One of the most important factors of travel for both investors and consumers is the environment. Learn how the industry is becoming more sustainability-focused and how hotels can follow suit.
As the hospitality industry bounces back after years of instability, it’s being met with a variety of newer requirements: maintain the cleanliness standards of pandemic days, provide even better guest service, and arguably most importantly, be green.
Both investors and consumers are demanding sustainability and higher environmental standards for hotels, especially in European and Asian sectors.
As the issue of climate change comes to the forefront (or, remains), on a geopolitical level, investments across the board are being evaluated on energy-savings and sustainability. More environmentally-friendly properties are more cost-effective as the popularity amongst consumers increases.
Speaking of consumers, both GenZ and millennials prefer properties that (accurately) claim higher sustainability standards, according to Skift. In a Booking.com survey, 83% of respondents said they want to travel more sustainably, naming the pandemic as a factor that made them more aware of travel’s environmental impact.
And hotels are listening: big players like Hilton, IHG, and Wyndham Hotels and Resorts partner with Clean the World, an initiative that recycles and distributes unused hygiene products from hotels to children and families at high risk for hygiene-related illnesses. Hyatt Hotels Corporation set a goal in 2020 to reduce water use by 25%. Marriott is aiming to reduce overall waste by 45% by 2025 and food waste by 50%.
These broad initiatives are sometimes easier said than done. When it comes to increasing sustainability standards in hospitality, there are lots of smaller ways properties can implement change.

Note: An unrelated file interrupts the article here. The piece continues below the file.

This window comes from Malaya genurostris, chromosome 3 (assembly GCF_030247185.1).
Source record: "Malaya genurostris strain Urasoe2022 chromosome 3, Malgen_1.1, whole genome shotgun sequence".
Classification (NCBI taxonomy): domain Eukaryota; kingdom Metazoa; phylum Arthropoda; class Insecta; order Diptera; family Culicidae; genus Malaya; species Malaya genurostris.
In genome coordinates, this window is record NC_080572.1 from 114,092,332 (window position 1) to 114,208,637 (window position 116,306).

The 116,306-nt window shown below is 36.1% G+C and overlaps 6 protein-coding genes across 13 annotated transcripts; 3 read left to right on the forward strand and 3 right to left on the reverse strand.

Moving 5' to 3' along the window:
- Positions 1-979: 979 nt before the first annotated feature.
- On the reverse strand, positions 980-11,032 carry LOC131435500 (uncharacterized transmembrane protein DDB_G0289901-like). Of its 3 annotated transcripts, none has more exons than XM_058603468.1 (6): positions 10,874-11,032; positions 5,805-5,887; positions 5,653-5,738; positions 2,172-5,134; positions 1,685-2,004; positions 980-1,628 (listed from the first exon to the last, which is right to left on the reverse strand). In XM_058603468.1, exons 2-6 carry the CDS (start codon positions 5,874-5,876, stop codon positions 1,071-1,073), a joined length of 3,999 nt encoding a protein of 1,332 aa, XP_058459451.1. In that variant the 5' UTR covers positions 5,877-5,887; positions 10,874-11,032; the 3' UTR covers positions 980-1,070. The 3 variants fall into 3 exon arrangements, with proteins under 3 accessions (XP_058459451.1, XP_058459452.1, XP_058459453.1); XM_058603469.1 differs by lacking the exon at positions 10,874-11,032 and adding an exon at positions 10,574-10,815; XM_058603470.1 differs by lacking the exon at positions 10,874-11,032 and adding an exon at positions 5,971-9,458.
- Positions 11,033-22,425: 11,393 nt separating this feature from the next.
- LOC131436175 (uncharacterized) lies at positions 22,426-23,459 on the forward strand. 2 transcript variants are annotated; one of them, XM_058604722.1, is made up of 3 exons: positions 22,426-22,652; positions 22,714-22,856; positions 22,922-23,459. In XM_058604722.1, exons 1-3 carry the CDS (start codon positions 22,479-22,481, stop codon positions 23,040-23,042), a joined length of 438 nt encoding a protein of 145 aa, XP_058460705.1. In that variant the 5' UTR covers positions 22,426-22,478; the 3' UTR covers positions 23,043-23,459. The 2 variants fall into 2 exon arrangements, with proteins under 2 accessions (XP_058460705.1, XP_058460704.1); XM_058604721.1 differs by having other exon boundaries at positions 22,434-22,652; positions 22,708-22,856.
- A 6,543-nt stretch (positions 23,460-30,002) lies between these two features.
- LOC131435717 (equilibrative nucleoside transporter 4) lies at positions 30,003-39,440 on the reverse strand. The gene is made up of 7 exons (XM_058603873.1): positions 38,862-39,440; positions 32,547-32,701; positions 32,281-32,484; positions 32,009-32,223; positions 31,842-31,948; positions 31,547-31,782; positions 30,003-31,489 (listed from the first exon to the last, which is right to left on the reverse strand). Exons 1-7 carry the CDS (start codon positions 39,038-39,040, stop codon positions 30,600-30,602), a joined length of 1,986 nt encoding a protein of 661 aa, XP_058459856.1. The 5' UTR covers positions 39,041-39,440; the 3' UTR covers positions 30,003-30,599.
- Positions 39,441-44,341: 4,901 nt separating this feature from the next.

Switching to LED lighting instead of fluorescent or incandescent lighting can help reduce energy costs and environmental standards—LED lighting uses 50% less energy than the alternatives. LED bulbs also last over 50,000 hours, compared to 1,000 hours for an incandescent bulb and 8,000 for fluorescent.
Reducing water usage is a key part to sustainability and making a hotel more energy efficient. Water management plans can help decrease water usage, with goals and cleaning procedures to help save water and cut costs. Using low flow bathroom features can also reduce water usage by up to 30%, and gray water strategies can help up to 50% of wastewater return to the property following treatment.
HVAC is one of the biggest energy users in any industry. Using renewable energy to heat and cool properties is one way to increase energy efficiency and sustainability. Other improvements include inspecting building infrastructure for air leaks, keeping an eye on outdoor air dampers to ensure no outside air is getting in and affecting the temperature, and installing auto programming that puts systems into setback mode during the evenings or other off times.
Using software systems such as guest messaging for hospitality can help eliminate extra waste or save water by communicating with guests on when they want certain amenities. Planning to not wash towels for a multi-day stay unless the guest asks can help save resources and avoid unnecessary cleaning processes. Communicating with guests via hotel texting services can also increase sustainability efforts by informing the guest of changes to the hotel (ex: no daily housekeeping), while not sacrificing those 5-star reviews.
Learn more about how hotel texting can help increase sustainability efforts at your property today or schedule a conversation with our team!
Curious to learn more about Kipsu and digital messaging? Connect with a member of our team to get all of your questions answered.